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Finance 101

Understanding your insurance needs

August 16, 2014

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Understanding your insurance needs

Finance 101

Why do Canadians buy insurance? Well, if you’ve ever met someone who sells insurance, you might have heard something along these lines. “Buy insurance for peace of mind! You can sleep better at night knowing your loved ones are taken care of.”

What is insurance? It is a financial product that you use to transfer risk yourself to an insurance company, in exchange for a premium (money). Check out our primer for Canadians on the basics of insurance policies).

For many people, insurance is a very important part of their complete financial plan. Here are some reasons why.

Insurance helps when your health goes south

If you got sick or injured, you might not be able to work and earn an income. So, you will definitely want to look into transferring that risk to someone else.

The good news is if you are a salaried employee at a company that offers extended health benefits, that risk is very likely already transferred.

Most companies offer a long-term disability policy that pays you 55 percent to 65 percent of your income, tax-free if you become sick or injured and cannot go to work for up to 2 years. After that, they get a bit stickier with definitions, but the risk of not being able to work for over 2 years is significantly lower.

For the most part, if you have this insurance coverage at work, you’re going to be fine…

What about Employment Insurance, you ask?

Well, insurance companies were not started yesterday. They know about Employment Insurance. That is why their benefits only start after Employment Insurance is exhausted. Yes, they’re that sneaky!

Got dependents? You could buy supplemental insurance

Does someone else, like your spouse, or your dependent children, an elderly parent, or a disabled relative depend on your income? Will this obligation continues even if you get sick or injured? And is there no way to get out of the obligation if you were to become sick?

In that case, you should consider supplementing the policy you have with your employer with a personal policy and get a little bit more money.

The reason why I say supplement and a little bit more money is because there are an all-source-maximum and an overall-maximum-benefit clause in nearly all policies. Which is to say…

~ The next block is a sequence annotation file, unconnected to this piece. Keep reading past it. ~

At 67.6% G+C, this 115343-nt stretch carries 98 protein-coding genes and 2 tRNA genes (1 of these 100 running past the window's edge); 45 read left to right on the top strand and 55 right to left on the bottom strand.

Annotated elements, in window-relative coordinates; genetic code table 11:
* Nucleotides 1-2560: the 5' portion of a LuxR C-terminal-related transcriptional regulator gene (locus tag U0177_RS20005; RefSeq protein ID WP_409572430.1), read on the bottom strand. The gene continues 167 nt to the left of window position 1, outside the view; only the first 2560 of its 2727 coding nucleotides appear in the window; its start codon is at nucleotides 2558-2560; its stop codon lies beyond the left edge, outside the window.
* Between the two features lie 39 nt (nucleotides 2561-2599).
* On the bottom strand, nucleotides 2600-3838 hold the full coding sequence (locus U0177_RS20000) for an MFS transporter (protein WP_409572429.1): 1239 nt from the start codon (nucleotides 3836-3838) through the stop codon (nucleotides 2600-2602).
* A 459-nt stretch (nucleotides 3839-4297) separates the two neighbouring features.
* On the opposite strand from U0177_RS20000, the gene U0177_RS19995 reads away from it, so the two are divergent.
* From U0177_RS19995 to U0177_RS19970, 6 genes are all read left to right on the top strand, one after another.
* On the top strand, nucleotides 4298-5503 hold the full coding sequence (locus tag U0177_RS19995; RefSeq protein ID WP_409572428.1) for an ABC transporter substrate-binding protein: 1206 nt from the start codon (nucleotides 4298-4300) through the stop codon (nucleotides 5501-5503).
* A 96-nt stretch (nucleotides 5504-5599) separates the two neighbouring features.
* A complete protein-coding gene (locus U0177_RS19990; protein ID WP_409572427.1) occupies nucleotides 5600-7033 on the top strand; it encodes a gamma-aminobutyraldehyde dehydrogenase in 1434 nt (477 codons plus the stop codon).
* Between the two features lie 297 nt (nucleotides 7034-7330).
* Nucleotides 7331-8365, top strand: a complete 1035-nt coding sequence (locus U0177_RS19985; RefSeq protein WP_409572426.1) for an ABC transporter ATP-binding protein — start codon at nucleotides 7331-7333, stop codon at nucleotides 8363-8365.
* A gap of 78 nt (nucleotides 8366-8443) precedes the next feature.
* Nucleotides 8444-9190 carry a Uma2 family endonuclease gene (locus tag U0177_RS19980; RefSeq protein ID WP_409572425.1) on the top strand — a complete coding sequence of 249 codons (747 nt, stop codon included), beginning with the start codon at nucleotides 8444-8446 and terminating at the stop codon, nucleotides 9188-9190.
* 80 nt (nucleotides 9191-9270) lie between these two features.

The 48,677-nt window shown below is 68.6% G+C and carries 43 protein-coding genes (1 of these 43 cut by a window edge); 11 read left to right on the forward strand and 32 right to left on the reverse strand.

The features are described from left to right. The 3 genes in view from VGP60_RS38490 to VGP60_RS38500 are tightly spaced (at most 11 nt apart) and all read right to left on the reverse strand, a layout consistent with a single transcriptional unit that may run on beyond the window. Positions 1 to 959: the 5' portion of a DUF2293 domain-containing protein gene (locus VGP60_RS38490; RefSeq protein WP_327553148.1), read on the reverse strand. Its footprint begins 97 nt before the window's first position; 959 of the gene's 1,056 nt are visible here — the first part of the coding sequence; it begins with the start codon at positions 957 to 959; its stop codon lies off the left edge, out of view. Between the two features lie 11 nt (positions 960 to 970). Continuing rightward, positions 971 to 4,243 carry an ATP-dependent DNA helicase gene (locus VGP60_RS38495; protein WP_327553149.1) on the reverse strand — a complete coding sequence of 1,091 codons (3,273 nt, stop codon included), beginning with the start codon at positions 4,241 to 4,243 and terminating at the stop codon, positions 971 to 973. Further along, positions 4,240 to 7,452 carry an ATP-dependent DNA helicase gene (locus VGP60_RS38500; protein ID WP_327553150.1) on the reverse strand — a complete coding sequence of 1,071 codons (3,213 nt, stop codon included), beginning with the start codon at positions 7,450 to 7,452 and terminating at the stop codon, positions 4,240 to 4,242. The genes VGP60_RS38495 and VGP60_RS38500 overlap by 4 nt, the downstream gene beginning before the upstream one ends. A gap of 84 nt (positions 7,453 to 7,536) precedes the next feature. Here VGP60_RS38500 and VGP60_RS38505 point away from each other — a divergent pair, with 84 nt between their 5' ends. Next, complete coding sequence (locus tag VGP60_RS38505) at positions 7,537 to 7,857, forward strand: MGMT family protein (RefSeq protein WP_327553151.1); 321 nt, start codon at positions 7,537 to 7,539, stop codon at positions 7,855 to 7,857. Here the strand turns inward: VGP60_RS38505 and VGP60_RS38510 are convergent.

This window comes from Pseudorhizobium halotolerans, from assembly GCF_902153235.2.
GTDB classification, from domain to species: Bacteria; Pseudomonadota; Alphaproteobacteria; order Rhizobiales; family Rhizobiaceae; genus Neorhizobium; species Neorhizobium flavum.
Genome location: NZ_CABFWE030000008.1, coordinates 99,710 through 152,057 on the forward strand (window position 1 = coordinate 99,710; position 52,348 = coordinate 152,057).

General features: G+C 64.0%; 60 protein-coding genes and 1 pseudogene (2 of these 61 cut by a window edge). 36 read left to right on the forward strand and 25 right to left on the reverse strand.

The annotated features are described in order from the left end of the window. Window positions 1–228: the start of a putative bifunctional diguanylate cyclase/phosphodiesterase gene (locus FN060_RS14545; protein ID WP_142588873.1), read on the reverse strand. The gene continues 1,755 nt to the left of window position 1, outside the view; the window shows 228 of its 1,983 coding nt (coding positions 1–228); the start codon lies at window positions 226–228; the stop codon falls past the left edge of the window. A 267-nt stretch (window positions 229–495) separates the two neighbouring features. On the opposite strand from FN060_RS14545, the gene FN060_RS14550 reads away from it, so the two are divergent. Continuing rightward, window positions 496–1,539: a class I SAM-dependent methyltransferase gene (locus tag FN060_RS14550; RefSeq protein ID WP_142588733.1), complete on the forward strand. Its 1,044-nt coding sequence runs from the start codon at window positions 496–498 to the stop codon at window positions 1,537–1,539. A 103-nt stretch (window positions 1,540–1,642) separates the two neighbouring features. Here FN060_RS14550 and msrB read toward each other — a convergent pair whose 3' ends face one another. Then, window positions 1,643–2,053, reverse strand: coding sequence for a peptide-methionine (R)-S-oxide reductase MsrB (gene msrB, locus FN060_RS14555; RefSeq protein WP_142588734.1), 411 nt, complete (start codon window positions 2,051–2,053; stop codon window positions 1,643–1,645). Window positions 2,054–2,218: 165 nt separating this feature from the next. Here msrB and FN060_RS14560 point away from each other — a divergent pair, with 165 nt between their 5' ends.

Nobody can get rich if they become sick and can’t work

It’s legislated. The whole thing is designed to motivate you to go back to work so they can stop paying the benefit. Don’t let anyone tell you otherwise. There are very few open-and-shut cases that continue to pay the benefit and don’t ask too many questions.

With most of them, you have to check in and send doctors reports and all that jazz. It works, but it is not meant to be a vacation.

Insurance and the risk of death vs. getting sick or injured

Let’s say other people depend on your income — and if you died, that income stopped. In that case, while you’re still here, you may want to look into a policy to cover that obligation and transfer that risk.

Keep in mind that the risk of dying prematurely vs. getting sick or injured is significantly lower.

The coverage you have at work generally covers up to two years of your salary. Sometimes, it is much less. It is usually not enough to ensure that people who depend on your income will not suffer financial hardship.

The good news is, since the risk is much lower and this is a temporary need, the cost for this is usually very small. It’s easy to manage as part of your household cash flow.

Bottom line: does someone else depends on your income? Then you could look into an income replacement policy to transfer that risk to an insurance company. At the same time, you can manage a level payment over a much larger period of time.

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